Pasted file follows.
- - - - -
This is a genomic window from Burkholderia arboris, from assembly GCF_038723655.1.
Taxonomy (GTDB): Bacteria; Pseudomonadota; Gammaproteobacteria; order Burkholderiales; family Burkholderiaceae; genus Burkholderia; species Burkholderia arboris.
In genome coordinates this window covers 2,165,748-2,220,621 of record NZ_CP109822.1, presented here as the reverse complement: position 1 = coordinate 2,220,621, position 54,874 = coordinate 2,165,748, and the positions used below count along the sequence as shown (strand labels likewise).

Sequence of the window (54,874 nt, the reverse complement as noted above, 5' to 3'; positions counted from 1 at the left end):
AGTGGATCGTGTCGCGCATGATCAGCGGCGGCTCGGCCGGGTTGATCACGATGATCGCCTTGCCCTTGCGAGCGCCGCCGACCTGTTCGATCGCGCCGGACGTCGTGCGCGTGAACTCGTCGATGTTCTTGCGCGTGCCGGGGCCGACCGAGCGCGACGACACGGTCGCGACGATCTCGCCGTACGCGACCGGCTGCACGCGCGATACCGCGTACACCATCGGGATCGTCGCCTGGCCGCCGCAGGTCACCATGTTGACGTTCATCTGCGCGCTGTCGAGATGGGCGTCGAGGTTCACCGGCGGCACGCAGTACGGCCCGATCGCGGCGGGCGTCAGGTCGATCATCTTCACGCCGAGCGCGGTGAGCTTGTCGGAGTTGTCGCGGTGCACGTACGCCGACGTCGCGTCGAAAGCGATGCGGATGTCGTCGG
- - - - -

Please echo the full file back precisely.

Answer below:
This is a genomic window from Burkholderia arboris, from assembly GCF_038723655.1.
Taxonomy (GTDB): Bacteria; Pseudomonadota; Gammaproteobacteria; order Burkholderiales; family Burkholderiaceae; genus Burkholderia; species Burkholderia arboris.
In genome coordinates this window covers 2,165,748-2,220,621 of record NZ_CP109822.1, presented here as the reverse complement: position 1 = coordinate 2,220,621, position 54,874 = coordinate 2,165,748, and the positions used below count along the sequence as shown (strand labels likewise).

Sequence of the window (54,874 nt, the reverse complement as noted above, 5' to 3'; positions counted from 1 at the left end):
AGTGGATCGTGTCGCGCATGATCAGCGGCGGCTCGGCCGGGTTGATCACGATGATCGCCTTGCCCTTGCGAGCGCCGCCGACCTGTTCGATCGCGCCGGACGTCGTGCGCGTGAACTCGTCGATGTTCTTGCGCGTGCCGGGGCCGACCGAGCGCGACGACACGGTCGCGACGATCTCGCCGTACGCGACCGGCTGCACGCGCGATACCGCGTACACCATCGGGATCGTCGCCTGGCCGCCGCAGGTCACCATGTTGACGTTCATCTGCGCGCTGTCGAGATGGGCGTCGAGGTTCACCGGCGGCACGCAGTACGGCCCGATCGCGGCGGGCGTCAGGTCGATCATCTTCACGCCGAGCGCGGTGAGCTTGTCGGAGTTGTCGCGGTGCACGTACGCCGACGTCGCGTCGAAAGCGATGCGGATGTCGTCGG